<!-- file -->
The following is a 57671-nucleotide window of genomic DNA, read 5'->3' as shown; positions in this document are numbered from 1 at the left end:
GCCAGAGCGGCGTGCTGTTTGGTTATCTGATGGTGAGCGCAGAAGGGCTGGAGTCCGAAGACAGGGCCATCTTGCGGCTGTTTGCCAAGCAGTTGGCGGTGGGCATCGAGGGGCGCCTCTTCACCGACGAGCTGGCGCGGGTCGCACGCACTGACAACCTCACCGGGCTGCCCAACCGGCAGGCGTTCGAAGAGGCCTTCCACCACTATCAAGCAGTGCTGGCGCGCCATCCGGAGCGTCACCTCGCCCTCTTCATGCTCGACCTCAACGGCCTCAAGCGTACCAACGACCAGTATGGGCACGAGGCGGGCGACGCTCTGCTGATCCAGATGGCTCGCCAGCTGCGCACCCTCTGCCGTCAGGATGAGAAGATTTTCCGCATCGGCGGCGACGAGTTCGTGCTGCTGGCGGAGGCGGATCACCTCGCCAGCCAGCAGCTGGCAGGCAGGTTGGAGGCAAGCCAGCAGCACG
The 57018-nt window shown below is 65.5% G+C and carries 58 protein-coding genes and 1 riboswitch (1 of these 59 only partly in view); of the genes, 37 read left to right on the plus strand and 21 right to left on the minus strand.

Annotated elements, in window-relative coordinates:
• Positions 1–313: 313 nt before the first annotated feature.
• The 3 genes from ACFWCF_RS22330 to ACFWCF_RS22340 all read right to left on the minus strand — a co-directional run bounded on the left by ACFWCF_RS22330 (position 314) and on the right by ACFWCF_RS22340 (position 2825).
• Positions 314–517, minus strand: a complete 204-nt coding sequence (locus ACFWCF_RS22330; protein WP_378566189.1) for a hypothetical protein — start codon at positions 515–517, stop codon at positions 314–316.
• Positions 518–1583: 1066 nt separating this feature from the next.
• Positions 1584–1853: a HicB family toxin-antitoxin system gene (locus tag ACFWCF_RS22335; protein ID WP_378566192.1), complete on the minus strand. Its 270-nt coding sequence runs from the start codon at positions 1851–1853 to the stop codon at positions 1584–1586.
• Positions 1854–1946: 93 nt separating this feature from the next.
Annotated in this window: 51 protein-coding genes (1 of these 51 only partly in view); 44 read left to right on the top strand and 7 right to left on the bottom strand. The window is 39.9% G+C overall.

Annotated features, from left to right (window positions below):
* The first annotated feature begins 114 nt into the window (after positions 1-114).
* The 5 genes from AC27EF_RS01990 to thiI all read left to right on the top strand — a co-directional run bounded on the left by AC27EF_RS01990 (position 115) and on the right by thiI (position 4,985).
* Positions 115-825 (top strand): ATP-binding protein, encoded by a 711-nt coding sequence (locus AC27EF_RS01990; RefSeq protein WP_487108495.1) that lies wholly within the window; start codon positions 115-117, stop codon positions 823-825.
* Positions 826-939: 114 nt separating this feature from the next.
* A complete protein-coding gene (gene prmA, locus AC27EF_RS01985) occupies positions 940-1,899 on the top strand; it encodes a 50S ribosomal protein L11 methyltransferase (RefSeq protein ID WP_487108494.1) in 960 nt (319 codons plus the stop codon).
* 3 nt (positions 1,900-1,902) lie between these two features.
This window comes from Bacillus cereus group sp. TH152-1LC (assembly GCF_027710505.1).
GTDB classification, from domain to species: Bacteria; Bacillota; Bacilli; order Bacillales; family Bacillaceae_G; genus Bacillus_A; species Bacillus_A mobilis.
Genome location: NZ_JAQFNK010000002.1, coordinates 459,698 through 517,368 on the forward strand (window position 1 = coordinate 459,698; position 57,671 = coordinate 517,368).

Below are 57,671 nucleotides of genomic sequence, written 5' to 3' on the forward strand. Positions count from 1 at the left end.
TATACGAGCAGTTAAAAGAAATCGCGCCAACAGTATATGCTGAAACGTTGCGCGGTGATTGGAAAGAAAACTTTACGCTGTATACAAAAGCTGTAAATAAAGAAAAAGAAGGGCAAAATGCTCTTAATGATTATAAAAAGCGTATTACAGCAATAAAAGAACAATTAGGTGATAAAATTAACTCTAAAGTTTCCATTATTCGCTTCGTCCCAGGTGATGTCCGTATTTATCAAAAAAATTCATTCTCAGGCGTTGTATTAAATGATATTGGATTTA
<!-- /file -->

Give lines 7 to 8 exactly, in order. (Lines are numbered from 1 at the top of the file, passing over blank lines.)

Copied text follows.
• Positions 314–517, minus strand: a complete 204-nt coding sequence (locus ACFWCF_RS22330; protein WP_378566189.1) for a hypothetical protein — start codon at positions 515–517, stop codon at positions 314–316.
• Positions 518–1583: 1066 nt separating this feature from the next.